Suicide rates are alarmingly increasing in the US, in almost every state, reveals a new report published by the Federal Health. In fact, the rates have gone up by 30 percent across the nation since 1999. With suicide being a major public health issue across the nation, the new findings have revealed that nearly 45,000 people killed themselves in 2016.
The Centers for Disease Control (CDC) and Prevention in Atlanta have made an in-depth analysis of the suicide rates from 1999 to 2016. Though depression is known to be the main cause of higher suicide rate, only half of the people had a history of mental illness. The numbers have sent shockwaves across the nation.
However, Dr Jack Rozel, medical director of the Allegheny crisis services facility in Pittsburgh and president-elect of the American Association for Emergency Psychiatry, pointed out to NBC News that the trend is due to the difficulty in getting proper mental health care. Usually, it takes days to get an appointment with a psychiatrist in the country. Even after starting the treatment, it might be difficult to find the right approach as not all psychiatric methods work for everyone. The CDC also noted relationship stress, financial troubles and substance abuse as the key contributors to the troubling rates.
Four Key Outcomes from the Study
The central and northern region recorded the highest rise in suicide rate with North Dakota seeing a 57.6 percent increase since 1999. While Nevada is the only state with no increase.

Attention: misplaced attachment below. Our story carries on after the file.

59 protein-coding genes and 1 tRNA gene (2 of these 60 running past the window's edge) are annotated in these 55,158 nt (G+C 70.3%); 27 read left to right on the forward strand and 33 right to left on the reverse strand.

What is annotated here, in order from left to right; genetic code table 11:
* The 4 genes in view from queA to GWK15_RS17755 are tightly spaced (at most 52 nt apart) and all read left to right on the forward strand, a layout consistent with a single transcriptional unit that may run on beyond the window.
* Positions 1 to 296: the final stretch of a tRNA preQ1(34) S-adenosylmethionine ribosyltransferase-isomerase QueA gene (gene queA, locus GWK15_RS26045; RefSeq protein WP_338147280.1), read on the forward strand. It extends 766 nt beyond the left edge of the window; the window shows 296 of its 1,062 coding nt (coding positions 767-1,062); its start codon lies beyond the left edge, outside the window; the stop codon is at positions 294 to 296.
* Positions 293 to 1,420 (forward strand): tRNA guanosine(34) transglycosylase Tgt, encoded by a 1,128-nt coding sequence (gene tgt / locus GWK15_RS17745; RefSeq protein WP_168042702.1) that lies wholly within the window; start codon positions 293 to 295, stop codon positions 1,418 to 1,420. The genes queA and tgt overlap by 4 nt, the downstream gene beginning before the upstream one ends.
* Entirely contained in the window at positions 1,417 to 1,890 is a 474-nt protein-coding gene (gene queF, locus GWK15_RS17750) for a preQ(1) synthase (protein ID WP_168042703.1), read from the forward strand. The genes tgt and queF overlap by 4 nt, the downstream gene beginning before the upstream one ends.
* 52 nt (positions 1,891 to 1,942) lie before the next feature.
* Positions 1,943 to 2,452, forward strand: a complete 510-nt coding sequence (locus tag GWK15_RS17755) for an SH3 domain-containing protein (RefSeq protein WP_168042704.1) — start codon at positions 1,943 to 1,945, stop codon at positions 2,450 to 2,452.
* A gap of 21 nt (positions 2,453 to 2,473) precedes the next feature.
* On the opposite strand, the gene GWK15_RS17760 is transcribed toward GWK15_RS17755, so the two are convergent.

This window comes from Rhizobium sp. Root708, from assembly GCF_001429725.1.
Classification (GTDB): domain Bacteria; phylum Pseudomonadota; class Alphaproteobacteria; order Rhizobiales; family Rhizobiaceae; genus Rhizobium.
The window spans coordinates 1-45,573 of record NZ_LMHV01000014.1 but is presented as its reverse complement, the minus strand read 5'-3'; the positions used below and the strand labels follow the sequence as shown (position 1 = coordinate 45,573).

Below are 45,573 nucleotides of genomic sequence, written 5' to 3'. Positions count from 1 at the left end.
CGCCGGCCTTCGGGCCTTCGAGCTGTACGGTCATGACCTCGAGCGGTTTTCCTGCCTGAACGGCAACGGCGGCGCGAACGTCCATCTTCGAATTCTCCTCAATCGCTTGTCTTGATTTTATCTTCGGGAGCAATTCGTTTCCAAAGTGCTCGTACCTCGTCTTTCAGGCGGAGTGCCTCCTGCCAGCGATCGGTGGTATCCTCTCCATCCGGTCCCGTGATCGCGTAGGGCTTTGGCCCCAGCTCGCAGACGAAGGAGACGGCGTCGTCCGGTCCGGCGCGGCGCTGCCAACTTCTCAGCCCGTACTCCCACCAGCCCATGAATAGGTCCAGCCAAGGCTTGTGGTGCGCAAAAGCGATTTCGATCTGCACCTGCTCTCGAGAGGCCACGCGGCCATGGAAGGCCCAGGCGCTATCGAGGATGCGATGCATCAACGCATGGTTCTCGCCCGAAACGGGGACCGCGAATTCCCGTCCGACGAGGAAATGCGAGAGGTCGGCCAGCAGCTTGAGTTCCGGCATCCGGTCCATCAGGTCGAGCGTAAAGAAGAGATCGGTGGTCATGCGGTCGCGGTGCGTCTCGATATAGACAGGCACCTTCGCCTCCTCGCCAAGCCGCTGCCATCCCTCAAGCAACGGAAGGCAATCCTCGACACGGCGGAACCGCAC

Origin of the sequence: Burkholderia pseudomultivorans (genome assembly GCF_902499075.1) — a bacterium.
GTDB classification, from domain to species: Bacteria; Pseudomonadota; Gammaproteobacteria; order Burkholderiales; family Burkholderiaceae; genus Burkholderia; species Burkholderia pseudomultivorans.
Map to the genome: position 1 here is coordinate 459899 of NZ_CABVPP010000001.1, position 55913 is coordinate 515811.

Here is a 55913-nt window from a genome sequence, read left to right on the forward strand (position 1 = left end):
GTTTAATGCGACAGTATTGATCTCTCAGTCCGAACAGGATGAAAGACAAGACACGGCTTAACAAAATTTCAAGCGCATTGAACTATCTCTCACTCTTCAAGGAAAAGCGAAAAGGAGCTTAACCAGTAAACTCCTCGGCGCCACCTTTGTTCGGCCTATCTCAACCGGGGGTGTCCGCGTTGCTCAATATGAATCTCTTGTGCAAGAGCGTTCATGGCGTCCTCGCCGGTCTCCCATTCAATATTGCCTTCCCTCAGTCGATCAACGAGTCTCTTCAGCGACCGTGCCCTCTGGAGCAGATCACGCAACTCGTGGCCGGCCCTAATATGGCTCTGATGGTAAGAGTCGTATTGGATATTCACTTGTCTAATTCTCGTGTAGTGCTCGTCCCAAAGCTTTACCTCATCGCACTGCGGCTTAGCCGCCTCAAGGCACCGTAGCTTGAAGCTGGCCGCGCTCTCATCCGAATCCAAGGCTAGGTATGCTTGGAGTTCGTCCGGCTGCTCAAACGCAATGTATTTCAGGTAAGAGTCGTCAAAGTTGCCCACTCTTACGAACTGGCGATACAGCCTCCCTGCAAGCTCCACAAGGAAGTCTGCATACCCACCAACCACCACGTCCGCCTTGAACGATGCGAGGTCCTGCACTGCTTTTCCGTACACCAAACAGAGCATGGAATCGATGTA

The largest number of suicides happened among middle-aged adults and the research points out an alarmingly increase in these numbers further. The recent case of celebrity designer Kate Spade, who has been fighting with mental illness for years, is a well-known example.
Unfortunately, there is a rapid increase in the suicide rates among all age groups, ethnicities, genders and urbanisation levels. Only people aged above 75 are exempted from the list.
Firearms are the most common method of suicide overall with 48.5 percent and among them more than 55 percent had no known mental condition.
The CDC team policy advises easing out unemployment and housing stress, making healthcare more accessible, offering free community program on mental health and providing relationship counselling at school levels to bring down the alarming numbers.